Being a medical practitioner can provide everything you’ve ever dreamt of: respect, career, personal and financial growth, etc. But in this day and age, with the huge population they have to serve, there are constant challenges.
They have to juggle various obstacles, some medical, some administrative, and some simply down to a lack of resources. In these last couple of years, they have been wrought dry and fought with everything they’ve got, but even that dedication may sometimes falter.
COVID-19 pandemic has shown us a mirror on many fronts. One of them is that we need to be more humane to our doctors and medical workers, as they’re and will be our last hope if something like this ever happens again.
Even without the dark clouds of the pandemic, medical personnel must take care of things such as changing payment models, government mandates, increasing chronic diseases, and keeping the balance between care and communication.
Here are the biggest challenges medical practitioners face today:
1. Less and less time
The number of patients has grown exponentially over the years, keeping up with the population. As a result, doctors or institutions today can’t spend the amount of time with their patients they’d like. It’s a deep dissatisfaction that has been ailing healthcare systems all across the world.
A growing number of administrative checks and electronic systems of documentation have eaten up a lot of time physicians should ideally spend with their patients.
They spend much more time today keeping records and various desk work. This disproportionate division of time can leave many doctors weary and discontent.
The solutions that are being preached include:
- A more streamlined work process.
- Sharing their workload with more staff.
- More skilled recruitment.
- Developing the work environment.
Above all, there’s a need for a system that can make every second count that a patient gets to interact with the physician.
2. Using the modern technologies
Like everything in the modern world, technology has impacted the healthcare sector as well, and for the most part, it has made it better.
Most doctors and medical institutions currently use EHRs (Electronic Health Records) and need up-to-date framework support from information technology. And it is not cheap.
So, keeping the cost of IT support is another problem physicians need to find an answer for. To tackle the huge cost of computers and software implementation, many practitioners take help from cloud-based record-keeping systems and programs that provide patient education.
3. Educating the public about medical technologies
There are digital health tools available for the common public now that can help them keep a record and maintain their overall health. Many medical equipment like smartwatches and blood pressure monitors have seen growing demand, which will only rise.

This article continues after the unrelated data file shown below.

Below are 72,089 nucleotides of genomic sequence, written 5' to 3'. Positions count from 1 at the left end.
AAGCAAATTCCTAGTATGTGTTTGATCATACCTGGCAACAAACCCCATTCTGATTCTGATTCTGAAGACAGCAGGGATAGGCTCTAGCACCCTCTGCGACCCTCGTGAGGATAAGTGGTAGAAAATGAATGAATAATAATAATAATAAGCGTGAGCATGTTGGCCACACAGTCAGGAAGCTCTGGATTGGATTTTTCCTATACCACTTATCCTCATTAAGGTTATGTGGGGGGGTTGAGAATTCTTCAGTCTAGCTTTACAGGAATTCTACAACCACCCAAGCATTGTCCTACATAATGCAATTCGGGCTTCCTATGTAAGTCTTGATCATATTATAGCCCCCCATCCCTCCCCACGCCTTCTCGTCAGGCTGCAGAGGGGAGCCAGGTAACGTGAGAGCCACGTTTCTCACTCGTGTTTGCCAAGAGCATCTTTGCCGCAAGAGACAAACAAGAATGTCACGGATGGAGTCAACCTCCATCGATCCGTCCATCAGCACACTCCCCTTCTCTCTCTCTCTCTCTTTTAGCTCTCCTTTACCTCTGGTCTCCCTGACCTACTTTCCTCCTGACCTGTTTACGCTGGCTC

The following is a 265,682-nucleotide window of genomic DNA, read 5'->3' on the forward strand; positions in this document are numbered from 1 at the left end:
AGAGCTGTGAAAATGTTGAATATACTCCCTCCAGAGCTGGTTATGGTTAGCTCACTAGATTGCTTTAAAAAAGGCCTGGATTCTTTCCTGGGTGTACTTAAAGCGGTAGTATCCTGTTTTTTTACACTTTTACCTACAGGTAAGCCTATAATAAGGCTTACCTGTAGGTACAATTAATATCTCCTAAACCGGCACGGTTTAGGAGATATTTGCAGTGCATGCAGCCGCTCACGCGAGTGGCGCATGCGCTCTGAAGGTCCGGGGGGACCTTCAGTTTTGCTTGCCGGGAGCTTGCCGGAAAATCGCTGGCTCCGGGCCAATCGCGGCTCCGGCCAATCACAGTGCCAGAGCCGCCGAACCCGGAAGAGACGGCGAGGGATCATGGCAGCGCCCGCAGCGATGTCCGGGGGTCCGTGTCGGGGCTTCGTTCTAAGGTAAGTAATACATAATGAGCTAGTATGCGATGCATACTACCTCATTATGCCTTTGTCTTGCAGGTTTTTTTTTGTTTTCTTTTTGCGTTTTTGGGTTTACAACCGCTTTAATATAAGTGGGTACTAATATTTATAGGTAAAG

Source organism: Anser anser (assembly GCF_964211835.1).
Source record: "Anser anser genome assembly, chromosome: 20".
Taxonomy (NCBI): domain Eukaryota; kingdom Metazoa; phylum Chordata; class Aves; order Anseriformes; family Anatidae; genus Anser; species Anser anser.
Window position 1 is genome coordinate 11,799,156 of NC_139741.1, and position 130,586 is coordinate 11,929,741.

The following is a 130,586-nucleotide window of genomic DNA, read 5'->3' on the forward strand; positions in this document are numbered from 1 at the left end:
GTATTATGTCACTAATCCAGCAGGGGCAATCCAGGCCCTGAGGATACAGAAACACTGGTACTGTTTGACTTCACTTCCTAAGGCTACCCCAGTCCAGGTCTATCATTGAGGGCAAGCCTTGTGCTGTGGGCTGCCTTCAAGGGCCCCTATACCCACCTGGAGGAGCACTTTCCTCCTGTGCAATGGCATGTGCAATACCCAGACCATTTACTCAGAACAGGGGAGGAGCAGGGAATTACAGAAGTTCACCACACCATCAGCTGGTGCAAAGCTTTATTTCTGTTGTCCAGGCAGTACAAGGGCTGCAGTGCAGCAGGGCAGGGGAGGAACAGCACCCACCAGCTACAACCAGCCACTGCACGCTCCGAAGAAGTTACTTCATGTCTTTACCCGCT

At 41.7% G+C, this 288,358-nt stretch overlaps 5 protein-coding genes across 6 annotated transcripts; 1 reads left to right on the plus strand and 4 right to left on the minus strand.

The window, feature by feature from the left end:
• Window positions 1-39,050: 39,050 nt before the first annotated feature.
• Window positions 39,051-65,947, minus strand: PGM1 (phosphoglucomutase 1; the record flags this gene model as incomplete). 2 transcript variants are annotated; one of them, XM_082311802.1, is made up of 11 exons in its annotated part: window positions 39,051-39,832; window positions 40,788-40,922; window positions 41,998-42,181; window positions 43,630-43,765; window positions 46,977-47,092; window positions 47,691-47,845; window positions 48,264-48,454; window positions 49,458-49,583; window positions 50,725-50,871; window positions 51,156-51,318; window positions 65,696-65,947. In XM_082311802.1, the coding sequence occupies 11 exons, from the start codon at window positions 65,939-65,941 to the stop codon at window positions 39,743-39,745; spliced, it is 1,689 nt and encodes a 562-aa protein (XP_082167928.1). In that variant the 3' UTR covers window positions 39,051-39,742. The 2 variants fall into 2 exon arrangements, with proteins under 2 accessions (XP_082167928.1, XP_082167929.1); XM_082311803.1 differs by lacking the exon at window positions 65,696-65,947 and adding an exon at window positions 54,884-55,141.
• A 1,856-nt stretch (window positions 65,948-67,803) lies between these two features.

After facing a serious health concern, most people now opt for regular tracking through wearables. And doctors need to play the role of a teacher in this regard.
They need to advise different generations of people appropriately about medical tools so that they feel encouraged to engage with them.
4. Funding Challenges
Independent medical practitioners serve rural or off-the-grid areas really well. But the biggest challenge that they’re facing now is the funding.
Their expenses have skyrocketed as they have to take help from third-party service providers, but there’s hardly any government funding for those. In addition, most physicians need to keep records in a digital database, but they have to fund it on their own, which forces their hands to consider more traditional means of employment.
Additionally, legal actions against them have risen consistently, which can erase all of their wealth for any unintentional mishap. Thankfully, they can cover those expenses with proper indemnity insurance from reputed companies like Tego.
Another challenge that overwhelms today’s doctors at some point in time is job burnout. More and more practitioners are getting physically and emotionally drained by its sheer demand and monotony. It can converge in graver outcomes like leaving the profession altogether, facing mental and physical health issues, etc.
The pandemic has been a great catalyst, though signs were showing much before that. That’s why institutions and practitioners need to balance their life and work much more than ever so that the stress doesn’t take away their spirit and passion.
Being a medical practitioner in today’s world comes with contrasting extremes. On the one hand, it can provide you with everything you’ve ever wanted in life; on the other, it can cripple you with the weight of your responsibilities.
So, everyone in this profession must concentrate on their well-being first, as good health ensures saved lives.